Filing a tax return can be a painful chore at the end of the financial year, but there’s always the chance of getting a slab of money back. But what if you could throw out the tedious paperwork and still receive at least $400 to $1000 without the hassle of saving receipts? The proposal of a new Aussie thinks tank, Blueprint Institute, has called for complex tax returns to be scrapped for around 80 percent of taxpayers. It suggested that the Australian Taxation Office offer everyday work-related expenses worth $3000 to be claimed automatically, allowing people to submit a form that was already pre-filled. For the 20 percent with high work-related expenses, they could have the option to fill out a total tax return.
Three-quarters of Australians claim tax deductions, totaling $37 billion a year, with 70 percent of people using an accountant to file their return. According to the Institute, Aussies spend $2.3 billion a year managing their tax affairs – the equivalent of what the nation spends on Coca-Cola products in a year. Because it’s tax-deductible, the taxpayer also picks up a big chunk, it added. “The ATO costs us $3.8 billion a year to administer and enforce the tax law, employing nearly 20,000 people,” the Institute wrote. “That means one in every $300 in our economy goes to the ATO or a personal tax accountant or lawyer — two sides of the same coin.”
However, the scheme would mean the government would miss $5 billion in revenue. Steven Hamilton, the chief economist at the Blueprint Institute, said he wants to see “gaming” of the system stamped out, particularly from higher-income earners. “The Government is not a charity; taxes, by definition, are not optional. But our vague system of deductions, which affords considerable discretion to the taxpayer, makes them so,” he said. “Our failure to introduce a standard deduction, despite a series of reviews recommending it, is a microcosm of our failure to enact serious tax reform in the last two decades. A new tax reform process must focus on tangibly improving people’s lives. On simplifying our tax system, cutting away the red tape that makes our lives more difficult.”
The Institute calculated that the new system would save $750 million yearly in accounting and legal fees and reduce compliance costs by $4 billion annually. “We’ve made big leaps with pre-filling and the online myTax system, but they’ve hardly moved the needle in peeling people away from their tax accountants,” added Daniel D’Hotman, director of research at Blueprint Institute. “When you get your phone bill, the phone company doesn’t ask you to itemize all the calls you made, on what dates, for how long, and to whom. They send you a bill. And that’s exactly how our tax return process should work.” Charitable giving, super contributions, and investment expenses, like the interest on the negatively geared property, would be excluded under the Institute’s proposal.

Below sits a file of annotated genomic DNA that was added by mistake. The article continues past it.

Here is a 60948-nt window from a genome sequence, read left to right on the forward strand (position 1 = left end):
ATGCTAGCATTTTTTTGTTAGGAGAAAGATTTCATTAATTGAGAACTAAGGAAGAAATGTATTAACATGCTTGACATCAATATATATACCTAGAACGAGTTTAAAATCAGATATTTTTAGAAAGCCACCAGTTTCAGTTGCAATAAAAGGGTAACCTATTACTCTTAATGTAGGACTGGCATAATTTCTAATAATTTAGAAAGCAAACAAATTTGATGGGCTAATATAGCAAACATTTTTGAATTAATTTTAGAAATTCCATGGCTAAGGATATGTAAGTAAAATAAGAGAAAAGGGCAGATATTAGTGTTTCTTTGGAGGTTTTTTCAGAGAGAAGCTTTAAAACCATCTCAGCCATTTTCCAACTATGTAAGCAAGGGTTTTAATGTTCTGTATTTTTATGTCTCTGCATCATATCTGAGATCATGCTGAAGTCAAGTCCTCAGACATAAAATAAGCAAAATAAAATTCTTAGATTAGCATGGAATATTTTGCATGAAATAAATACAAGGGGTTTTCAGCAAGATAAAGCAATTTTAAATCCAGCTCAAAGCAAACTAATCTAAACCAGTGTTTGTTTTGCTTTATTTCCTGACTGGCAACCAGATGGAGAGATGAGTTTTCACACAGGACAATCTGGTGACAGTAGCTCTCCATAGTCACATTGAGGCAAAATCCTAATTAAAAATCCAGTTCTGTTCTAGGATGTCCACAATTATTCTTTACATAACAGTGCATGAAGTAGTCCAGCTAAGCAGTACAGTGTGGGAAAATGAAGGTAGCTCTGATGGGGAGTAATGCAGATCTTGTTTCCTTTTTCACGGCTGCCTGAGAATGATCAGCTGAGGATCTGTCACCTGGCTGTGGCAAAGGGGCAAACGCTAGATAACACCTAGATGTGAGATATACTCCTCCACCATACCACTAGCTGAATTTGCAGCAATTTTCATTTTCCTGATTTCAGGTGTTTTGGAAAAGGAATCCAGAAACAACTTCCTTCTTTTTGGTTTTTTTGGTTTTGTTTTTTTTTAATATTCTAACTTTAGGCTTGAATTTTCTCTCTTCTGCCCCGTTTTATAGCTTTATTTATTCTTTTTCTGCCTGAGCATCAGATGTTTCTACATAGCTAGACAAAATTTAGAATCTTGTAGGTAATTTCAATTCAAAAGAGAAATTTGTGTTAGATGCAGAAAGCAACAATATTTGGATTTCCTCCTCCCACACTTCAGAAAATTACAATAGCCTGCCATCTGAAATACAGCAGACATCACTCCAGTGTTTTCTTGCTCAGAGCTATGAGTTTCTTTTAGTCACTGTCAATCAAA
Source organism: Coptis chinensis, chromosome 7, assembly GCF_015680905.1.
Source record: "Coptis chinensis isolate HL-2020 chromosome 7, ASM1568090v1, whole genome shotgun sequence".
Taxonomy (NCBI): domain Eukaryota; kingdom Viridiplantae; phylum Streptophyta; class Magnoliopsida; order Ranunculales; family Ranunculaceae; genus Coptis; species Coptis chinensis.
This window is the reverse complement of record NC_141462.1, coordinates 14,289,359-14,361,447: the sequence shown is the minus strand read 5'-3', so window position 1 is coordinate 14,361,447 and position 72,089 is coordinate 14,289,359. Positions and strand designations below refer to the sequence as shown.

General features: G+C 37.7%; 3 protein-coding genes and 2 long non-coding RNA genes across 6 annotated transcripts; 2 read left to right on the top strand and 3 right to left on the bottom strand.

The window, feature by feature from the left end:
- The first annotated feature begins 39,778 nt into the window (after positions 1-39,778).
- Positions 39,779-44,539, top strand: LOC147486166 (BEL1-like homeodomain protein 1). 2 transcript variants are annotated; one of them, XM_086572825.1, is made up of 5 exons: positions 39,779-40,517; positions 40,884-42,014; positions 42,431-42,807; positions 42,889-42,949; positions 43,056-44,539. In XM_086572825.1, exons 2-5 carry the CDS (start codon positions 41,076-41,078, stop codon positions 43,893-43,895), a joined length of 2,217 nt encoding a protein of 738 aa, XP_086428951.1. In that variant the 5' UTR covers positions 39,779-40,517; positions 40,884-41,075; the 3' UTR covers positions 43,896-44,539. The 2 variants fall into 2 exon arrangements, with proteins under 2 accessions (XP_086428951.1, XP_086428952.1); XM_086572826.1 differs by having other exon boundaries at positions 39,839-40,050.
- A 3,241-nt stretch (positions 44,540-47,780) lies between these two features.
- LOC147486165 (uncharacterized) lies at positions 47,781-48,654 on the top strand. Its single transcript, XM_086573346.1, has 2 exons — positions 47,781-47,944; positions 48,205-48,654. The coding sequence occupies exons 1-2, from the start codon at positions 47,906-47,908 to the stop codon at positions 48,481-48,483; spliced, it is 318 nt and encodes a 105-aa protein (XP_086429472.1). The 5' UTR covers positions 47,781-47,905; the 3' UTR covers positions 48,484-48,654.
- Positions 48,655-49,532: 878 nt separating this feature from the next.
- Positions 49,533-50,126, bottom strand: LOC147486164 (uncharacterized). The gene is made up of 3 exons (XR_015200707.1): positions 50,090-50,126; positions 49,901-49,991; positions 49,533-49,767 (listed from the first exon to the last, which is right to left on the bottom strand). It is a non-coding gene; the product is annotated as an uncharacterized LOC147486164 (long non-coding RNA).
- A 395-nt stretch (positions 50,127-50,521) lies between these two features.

It added that taxpayers could continue to itemize their deductions if they wished so that nobody would be worse off. The Australian Taxpayers’ Alliance, the nation’s largest grassroots advocacy group representing taxpayers, supported the Institute’s proposal for a standard tax deduction. Emilie Dye, policy director for the Australian Taxpayers’ Alliance, said a standard deduction would stop the ATO from wasting many resources determining whether our dry cleaning was a work expense. “Taxes are costly. We spend not only our hard-earned money but also hours of our time to pay for them. This is as unnecessary as it is wasteful,” she said.
“Once taxpayers have successfully paid and filed their tax returns, the ATO spends $2.8 billion of our money enforcing this convoluted tax system. Australians cannot afford this kind of inefficiency. “Taxpayers should not waste their time saving every crumpled receipt, and taxes should not be so complicated that we must hire someone to figure out how to pay them. Making the tax system simpler would save Australians billions.” In 2010, Labor Treasurer Wayne Swan proposed a standard deduction for workplace expenses worth $500 and rising to $1000 the following year, but it was never implemented. It would have cost the government $608 million in revenue.